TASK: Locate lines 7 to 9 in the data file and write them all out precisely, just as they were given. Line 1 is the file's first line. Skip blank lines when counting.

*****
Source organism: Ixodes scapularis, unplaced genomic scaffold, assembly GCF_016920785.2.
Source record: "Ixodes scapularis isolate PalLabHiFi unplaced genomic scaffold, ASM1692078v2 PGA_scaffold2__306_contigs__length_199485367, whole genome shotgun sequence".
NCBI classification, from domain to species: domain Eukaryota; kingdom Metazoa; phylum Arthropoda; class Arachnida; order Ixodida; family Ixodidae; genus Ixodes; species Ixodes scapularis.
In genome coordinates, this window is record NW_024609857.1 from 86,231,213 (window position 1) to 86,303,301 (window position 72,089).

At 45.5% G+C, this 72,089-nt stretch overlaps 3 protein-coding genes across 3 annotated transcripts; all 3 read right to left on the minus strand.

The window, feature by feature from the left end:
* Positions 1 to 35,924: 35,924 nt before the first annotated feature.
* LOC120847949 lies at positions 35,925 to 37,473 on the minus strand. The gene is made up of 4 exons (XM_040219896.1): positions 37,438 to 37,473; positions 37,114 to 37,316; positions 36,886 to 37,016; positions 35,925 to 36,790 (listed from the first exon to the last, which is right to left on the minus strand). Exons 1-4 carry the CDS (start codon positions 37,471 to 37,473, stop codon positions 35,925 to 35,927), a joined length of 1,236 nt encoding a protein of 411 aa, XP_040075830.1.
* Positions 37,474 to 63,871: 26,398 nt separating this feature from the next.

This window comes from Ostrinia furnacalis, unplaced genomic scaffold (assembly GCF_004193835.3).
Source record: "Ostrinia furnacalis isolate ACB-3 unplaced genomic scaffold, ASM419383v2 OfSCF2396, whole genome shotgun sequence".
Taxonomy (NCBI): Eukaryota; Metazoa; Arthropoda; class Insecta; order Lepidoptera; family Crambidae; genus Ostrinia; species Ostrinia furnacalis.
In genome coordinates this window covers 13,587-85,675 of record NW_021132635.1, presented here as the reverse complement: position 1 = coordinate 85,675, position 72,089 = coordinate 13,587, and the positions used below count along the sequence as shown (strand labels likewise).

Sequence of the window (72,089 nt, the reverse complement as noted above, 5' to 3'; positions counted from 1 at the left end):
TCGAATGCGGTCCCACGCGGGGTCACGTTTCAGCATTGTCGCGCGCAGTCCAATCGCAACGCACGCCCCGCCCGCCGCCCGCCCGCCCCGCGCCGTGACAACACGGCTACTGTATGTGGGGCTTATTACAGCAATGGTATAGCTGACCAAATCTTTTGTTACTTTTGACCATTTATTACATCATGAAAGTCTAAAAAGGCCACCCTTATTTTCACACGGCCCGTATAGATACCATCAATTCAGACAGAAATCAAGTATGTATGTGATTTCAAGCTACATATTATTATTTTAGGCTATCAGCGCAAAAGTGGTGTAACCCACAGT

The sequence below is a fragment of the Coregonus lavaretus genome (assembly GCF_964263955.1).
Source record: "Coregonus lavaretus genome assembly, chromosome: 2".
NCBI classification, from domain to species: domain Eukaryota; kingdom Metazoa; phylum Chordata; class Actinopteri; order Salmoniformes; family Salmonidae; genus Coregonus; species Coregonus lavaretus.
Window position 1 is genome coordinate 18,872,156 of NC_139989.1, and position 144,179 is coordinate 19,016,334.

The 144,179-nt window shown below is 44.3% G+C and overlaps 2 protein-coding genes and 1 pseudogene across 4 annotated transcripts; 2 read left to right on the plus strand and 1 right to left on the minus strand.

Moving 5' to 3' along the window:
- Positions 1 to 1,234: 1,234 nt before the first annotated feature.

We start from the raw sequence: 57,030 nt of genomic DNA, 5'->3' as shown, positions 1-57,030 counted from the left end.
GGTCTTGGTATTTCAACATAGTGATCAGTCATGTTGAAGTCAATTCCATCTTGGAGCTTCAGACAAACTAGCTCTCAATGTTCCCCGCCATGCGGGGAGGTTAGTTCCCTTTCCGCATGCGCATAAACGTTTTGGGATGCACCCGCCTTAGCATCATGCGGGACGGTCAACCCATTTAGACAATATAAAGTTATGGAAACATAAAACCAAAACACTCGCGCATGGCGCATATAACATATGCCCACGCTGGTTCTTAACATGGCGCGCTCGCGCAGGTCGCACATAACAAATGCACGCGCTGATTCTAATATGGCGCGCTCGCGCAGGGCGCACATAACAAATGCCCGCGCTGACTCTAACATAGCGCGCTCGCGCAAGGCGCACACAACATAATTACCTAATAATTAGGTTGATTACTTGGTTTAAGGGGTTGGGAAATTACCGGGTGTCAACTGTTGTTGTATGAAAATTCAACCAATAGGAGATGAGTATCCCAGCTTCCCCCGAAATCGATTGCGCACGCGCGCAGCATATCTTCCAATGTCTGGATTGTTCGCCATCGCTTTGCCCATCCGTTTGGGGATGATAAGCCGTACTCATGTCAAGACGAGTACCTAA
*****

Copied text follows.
* Positions 1 to 35,924: 35,924 nt before the first annotated feature.
* LOC120847949 lies at positions 35,925 to 37,473 on the minus strand. The gene is made up of 4 exons (XM_040219896.1): positions 37,438 to 37,473; positions 37,114 to 37,316; positions 36,886 to 37,016; positions 35,925 to 36,790 (listed from the first exon to the last, which is right to left on the minus strand). Exons 1-4 carry the CDS (start codon positions 37,471 to 37,473, stop codon positions 35,925 to 35,927), a joined length of 1,236 nt encoding a protein of 411 aa, XP_040075830.1.
* Positions 37,474 to 63,871: 26,398 nt separating this feature from the next.